As I exited the tree line, the trail became rocky and the shrubs eventually gave way to mosses and grass and tiny flowers, and then there was no vegetation at all. I looked ahead at the huge wall ahead of me, full of rocks and one last snowdrift clinging to the northern side. At this point, I could really feel the altitude, and I had to engage hill mode—take 100 steps, rest, repeat. As I climbed the switchbacks, I heard a noise above me. I looked up and saw four mountain goats traversing the vertical wall. I wish I had their balance!
When I got to the snowdrift, I cautiously jammed my foot into each step, making sure that it would hold my weight. I wouldn’t fall far if I slipped, but I still didn’t want to risk it. I made it up and over the snow, but then I heard a “clunk, clunk, plop” sound. I looked down, and saw that I had lost one of my water bottles. I had to go back down, retrieve it, and go back over the snow again. Thankfully, it was much easier without my pack on.
I slowly made my way up Hyalite Peak, taking it 100 steps at a time, resting, and repeating. At the summit, I was rewarded with views north back to Hyalite Canyon and the reservoir, south to the Gallatin Divide, where I’d be hiking, and all the mountains in the surroundings. I was in awe, and quite tired. I took a snack break, and discovered that I had service, so I texted my mom and Wiggs, and posted a few photos to my Instagram story. Even though I’d been in town yesterday, it was still nice to feel connected after a day of hiking alone.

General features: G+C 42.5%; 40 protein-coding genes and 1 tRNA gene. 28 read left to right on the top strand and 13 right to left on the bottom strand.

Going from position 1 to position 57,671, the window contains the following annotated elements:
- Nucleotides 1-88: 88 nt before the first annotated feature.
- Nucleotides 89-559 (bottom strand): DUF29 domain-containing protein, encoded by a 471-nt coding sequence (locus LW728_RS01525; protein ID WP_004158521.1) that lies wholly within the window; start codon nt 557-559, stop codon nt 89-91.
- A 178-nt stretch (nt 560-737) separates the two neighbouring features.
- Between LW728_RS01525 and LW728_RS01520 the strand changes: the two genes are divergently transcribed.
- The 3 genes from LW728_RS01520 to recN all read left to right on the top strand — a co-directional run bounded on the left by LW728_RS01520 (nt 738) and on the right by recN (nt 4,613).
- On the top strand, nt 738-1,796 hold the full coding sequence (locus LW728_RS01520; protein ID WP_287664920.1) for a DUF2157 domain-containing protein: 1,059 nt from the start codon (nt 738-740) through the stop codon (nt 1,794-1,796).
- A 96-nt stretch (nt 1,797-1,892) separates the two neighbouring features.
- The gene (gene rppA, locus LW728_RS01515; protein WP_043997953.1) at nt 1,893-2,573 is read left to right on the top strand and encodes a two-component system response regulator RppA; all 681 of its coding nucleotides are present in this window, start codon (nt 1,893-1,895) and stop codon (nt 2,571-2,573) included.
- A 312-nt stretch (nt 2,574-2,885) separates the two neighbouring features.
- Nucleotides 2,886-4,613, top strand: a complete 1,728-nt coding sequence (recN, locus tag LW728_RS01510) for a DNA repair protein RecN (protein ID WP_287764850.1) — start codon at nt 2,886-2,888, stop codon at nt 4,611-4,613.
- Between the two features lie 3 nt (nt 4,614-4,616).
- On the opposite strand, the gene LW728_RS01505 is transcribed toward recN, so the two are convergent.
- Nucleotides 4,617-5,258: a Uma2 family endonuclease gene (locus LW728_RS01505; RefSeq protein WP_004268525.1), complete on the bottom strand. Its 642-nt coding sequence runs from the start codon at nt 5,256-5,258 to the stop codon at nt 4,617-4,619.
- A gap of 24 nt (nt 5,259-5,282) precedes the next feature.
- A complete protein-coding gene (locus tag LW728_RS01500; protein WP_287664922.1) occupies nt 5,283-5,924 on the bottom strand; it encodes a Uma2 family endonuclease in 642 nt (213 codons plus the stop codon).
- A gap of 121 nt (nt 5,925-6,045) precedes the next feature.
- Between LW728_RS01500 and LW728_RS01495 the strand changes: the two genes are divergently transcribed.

I continued off the peak towards the much less clearly marked Gallatin Crest Trail. One description I read online said that the trail is “harder than it looks.” I think that sums up this afternoon. While the Hyalite Creek trail was well maintained, nicely graded, and very obviously hiked often, this trail is… not that. Sometimes the trail disappears completely, and only a vague cairn and the red line on my GPS tell me where to go. Taking a note from the AT, apparently, it goes straight up hills and straight back down.
I felt my energy waning towards the evening, and I took multiple snack and bug spray reapplication breaks. I listened to a lot of podcasts, then realized it was draining my battery too quickly and stopped. Whenever I entered vegetation, I resumed my calls of “HEY BEAR!” until I was back on the open ridgeline again.
Despite the challenges, the views really were remarkable. I know I keep comparing it to the Sierra, but it also feels quite different. It’s drier, almost like the higher elevations in Arizona, but the pine trees smell absolutely divine. I can see where the wildfires are coming from to the south and east, but it hasn’t been too smoky so far, thankfully.